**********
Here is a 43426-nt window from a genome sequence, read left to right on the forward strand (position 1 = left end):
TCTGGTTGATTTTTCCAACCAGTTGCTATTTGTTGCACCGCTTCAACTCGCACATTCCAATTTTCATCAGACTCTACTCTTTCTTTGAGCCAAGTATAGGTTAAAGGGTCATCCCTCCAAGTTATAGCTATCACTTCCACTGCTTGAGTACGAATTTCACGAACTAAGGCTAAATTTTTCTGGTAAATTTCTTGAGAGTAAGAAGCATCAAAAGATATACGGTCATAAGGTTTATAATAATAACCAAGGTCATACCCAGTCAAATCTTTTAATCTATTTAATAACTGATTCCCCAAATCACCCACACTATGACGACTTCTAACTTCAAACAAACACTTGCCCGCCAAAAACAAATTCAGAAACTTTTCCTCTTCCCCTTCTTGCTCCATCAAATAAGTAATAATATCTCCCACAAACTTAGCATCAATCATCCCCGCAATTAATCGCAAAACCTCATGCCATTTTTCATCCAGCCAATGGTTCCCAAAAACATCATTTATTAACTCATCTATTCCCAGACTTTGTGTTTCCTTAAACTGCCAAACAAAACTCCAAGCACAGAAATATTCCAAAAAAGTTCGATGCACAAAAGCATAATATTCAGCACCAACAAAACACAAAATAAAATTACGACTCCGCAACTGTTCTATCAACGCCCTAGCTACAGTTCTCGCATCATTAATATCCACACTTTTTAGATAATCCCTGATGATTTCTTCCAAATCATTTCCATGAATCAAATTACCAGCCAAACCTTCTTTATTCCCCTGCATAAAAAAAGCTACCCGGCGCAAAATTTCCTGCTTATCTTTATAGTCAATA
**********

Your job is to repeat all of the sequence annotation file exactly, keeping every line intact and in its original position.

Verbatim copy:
Here is a 43426-nt window from a genome sequence, read left to right on the forward strand (position 1 = left end):
TCTGGTTGATTTTTCCAACCAGTTGCTATTTGTTGCACCGCTTCAACTCGCACATTCCAATTTTCATCAGACTCTACTCTTTCTTTGAGCCAAGTATAGGTTAAAGGGTCATCCCTCCAAGTTATAGCTATCACTTCCACTGCTTGAGTACGAATTTCACGAACTAAGGCTAAATTTTTCTGGTAAATTTCTTGAGAGTAAGAAGCATCAAAAGATATACGGTCATAAGGTTTATAATAATAACCAAGGTCATACCCAGTCAAATCTTTTAATCTATTTAATAACTGATTCCCCAAATCACCCACACTATGACGACTTCTAACTTCAAACAAACACTTGCCCGCCAAAAACAAATTCAGAAACTTTTCCTCTTCCCCTTCTTGCTCCATCAAATAAGTAATAATATCTCCCACAAACTTAGCATCAATCATCCCCGCAATTAATCGCAAAACCTCATGCCATTTTTCATCCAGCCAATGGTTCCCAAAAACATCATTTATTAACTCATCTATTCCCAGACTTTGTGTTTCCTTAAACTGCCAAACAAAACTCCAAGCACAGAAATATTCCAAAAAAGTTCGATGCACAAAAGCATAATATTCAGCACCAACAAAACACAAAATAAAATTACGACTCCGCAACTGTTCTATCAACGCCCTAGCTACAGTTCTCGCATCATTAATATCCACACTTTTTAGATAATCCCTGATGATTTCTTCCAAATCATTTCCATGAATCAAATTACCAGCCAAACCTTCTTTATTCCCCTGCATAAAAAAAGCTACCCGGCGCAAAATTTCCTGCTTATCTTTATAGTCAATA